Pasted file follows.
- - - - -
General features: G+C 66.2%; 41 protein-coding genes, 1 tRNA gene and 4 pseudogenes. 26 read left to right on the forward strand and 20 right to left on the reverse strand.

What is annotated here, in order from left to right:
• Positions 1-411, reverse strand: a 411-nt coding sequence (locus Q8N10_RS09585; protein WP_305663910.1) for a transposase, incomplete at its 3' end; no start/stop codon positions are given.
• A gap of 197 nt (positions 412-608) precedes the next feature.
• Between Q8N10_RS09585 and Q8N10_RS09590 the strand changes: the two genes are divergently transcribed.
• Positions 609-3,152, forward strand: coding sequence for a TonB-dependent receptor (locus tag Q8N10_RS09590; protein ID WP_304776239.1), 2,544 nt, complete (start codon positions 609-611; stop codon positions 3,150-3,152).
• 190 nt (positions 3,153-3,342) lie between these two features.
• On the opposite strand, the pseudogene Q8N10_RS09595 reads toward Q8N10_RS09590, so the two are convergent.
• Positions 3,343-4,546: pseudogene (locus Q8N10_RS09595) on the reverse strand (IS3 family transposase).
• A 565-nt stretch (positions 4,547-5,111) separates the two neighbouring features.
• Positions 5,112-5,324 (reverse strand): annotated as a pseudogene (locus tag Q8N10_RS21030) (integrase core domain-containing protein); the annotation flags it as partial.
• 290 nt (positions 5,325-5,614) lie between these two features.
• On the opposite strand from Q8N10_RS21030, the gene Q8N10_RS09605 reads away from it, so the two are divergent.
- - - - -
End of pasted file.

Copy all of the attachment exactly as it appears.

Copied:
General features: G+C 66.2%; 41 protein-coding genes, 1 tRNA gene and 4 pseudogenes. 26 read left to right on the forward strand and 20 right to left on the reverse strand.

What is annotated here, in order from left to right:
• Positions 1-411, reverse strand: a 411-nt coding sequence (locus Q8N10_RS09585; protein WP_305663910.1) for a transposase, incomplete at its 3' end; no start/stop codon positions are given.
• A gap of 197 nt (positions 412-608) precedes the next feature.
• Between Q8N10_RS09585 and Q8N10_RS09590 the strand changes: the two genes are divergently transcribed.
• Positions 609-3,152, forward strand: coding sequence for a TonB-dependent receptor (locus tag Q8N10_RS09590; protein ID WP_304776239.1), 2,544 nt, complete (start codon positions 609-611; stop codon positions 3,150-3,152).
• 190 nt (positions 3,153-3,342) lie between these two features.
• On the opposite strand, the pseudogene Q8N10_RS09595 reads toward Q8N10_RS09590, so the two are convergent.
• Positions 3,343-4,546: pseudogene (locus Q8N10_RS09595) on the reverse strand (IS3 family transposase).
• A 565-nt stretch (positions 4,547-5,111) separates the two neighbouring features.
• Positions 5,112-5,324 (reverse strand): annotated as a pseudogene (locus tag Q8N10_RS21030) (integrase core domain-containing protein); the annotation flags it as partial.
• 290 nt (positions 5,325-5,614) lie between these two features.
• On the opposite strand from Q8N10_RS21030, the gene Q8N10_RS09605 reads away from it, so the two are divergent.